Victory for access to medicines as Valganciclovir patent is rejected in India

May 11, 2010

Victory for access to medicines as Valganciclovir patent is rejected in India

Geneva/New Delhi - International medical humanitarian organisation Médecins Sans Frontières (MSF) welcomes the decision by the Indian Patent Office to reject the product patent it had previously granted to pharmaceutical company Roche for the drug valganciclovir.

Valganciclovir is primarily used as treatment and prevention of an infection caused by cytomegalovirus (CMV) in organ transplant patients, a highly lucrative market which Roche has sought to defend by patenting the medicine. But CMV also affects people living with HIV, and if left untreated, can cause blindness and death.

“Roche was attempting to patent a new form of a drug that was really invented in the 1980s,” said Leena Menghaney, Project Manager of the MSF Campaign for Access to Essential Medicines in India. “This decision shows that Section 3(d) of India’s Patents Act, which prevents companies from filing unjustified patents, is working. Equally importantly, the Patent Office also found separately that the patent claims were obvious and therefore not patentable.”

Through this decision, the Indian Patent Office has also confirmed the right of patients groups to oppose a patent after it has been granted, a matter on which Roche claimed there was ambiguity. This follows a similar recognition in 2002 in Thailand of patients as ‘persons interested’ in the outcome of a patent application.

“For people living with HIV/AIDS in developing countries, accessing valganciclovir at Roche prices was difficult,” said Loon Gangte of the Delhi Network of Positive People (DNP+), one of the patient groups that filed an opposition to the patent. “The decision will provide much needed relief as it secures the way for generic competition, which is the most effective and sustainable way of bringing drug prices down.”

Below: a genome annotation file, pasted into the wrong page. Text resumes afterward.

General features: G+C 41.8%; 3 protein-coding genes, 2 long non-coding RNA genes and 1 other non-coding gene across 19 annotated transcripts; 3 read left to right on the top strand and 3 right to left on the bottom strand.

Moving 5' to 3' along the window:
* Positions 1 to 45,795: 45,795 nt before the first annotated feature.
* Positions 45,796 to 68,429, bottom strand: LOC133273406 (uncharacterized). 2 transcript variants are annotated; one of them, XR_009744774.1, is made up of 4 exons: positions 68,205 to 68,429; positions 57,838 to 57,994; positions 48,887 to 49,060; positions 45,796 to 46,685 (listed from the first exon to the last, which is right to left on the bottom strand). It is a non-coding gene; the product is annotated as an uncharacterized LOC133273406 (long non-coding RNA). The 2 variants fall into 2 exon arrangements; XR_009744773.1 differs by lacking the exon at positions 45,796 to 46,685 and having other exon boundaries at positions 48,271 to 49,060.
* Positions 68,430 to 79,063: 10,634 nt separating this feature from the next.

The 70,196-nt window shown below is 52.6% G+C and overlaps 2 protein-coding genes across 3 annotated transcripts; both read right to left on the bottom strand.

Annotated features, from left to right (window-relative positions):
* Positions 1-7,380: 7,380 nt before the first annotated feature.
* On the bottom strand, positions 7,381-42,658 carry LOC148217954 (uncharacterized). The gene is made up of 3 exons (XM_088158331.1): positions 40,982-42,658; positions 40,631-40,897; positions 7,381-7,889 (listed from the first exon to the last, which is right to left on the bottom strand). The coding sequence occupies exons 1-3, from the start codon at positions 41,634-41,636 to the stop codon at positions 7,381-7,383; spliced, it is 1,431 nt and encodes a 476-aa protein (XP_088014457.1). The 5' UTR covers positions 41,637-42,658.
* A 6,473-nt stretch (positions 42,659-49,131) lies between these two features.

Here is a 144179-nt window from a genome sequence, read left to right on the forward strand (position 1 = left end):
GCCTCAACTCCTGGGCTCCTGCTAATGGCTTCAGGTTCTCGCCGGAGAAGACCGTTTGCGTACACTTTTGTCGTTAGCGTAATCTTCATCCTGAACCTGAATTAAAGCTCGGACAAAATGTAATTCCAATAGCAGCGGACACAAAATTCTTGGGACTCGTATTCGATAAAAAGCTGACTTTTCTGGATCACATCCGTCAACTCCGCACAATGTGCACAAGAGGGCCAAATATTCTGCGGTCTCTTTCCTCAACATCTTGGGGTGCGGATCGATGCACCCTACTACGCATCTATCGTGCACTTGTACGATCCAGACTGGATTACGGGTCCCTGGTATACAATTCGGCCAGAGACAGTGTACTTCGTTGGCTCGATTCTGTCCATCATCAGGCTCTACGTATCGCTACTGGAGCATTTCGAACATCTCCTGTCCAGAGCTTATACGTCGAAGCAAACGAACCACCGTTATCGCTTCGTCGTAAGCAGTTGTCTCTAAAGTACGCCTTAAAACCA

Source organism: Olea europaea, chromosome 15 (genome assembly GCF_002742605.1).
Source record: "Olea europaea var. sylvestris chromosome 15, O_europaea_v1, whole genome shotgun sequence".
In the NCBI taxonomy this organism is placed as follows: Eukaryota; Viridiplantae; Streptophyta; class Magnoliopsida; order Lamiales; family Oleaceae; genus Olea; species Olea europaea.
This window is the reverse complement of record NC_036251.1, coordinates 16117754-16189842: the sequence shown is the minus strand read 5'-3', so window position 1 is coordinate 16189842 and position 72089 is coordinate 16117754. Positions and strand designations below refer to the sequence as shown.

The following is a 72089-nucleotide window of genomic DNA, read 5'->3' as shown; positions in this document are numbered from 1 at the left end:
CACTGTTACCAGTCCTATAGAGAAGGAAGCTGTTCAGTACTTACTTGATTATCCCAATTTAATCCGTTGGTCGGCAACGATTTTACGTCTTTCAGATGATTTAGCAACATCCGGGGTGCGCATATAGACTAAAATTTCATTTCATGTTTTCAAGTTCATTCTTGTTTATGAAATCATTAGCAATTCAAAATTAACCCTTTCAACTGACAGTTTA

To date, the price of valganciclovir is prohibitively expensive – Roche markets the drugs for up to US$8,500 for a four-month treatment course in high-income countries. In India, the Roche price for a standard protocol is approximately $5,950. In December 2006, MSF approached Roche for a discount, but even the ‘discounted’ price was so high that some MSF AIDS projects opted out of providing this treatment for CMV.

“This is one victory for access to medicines, but we have to be careful not to lose an even bigger fight,” said Leena Menghaney. “India is currently negotiating a free trade agreement with the EU. If the country agrees to introduce stricter intellectual property provisions such as data exclusivity as a part of these talks, this would allow companies to create new monopolies on medicines – even where patents have been rejected as in the present case.”

MSF will continue to follow this issue closely should Roche decide to appeal.

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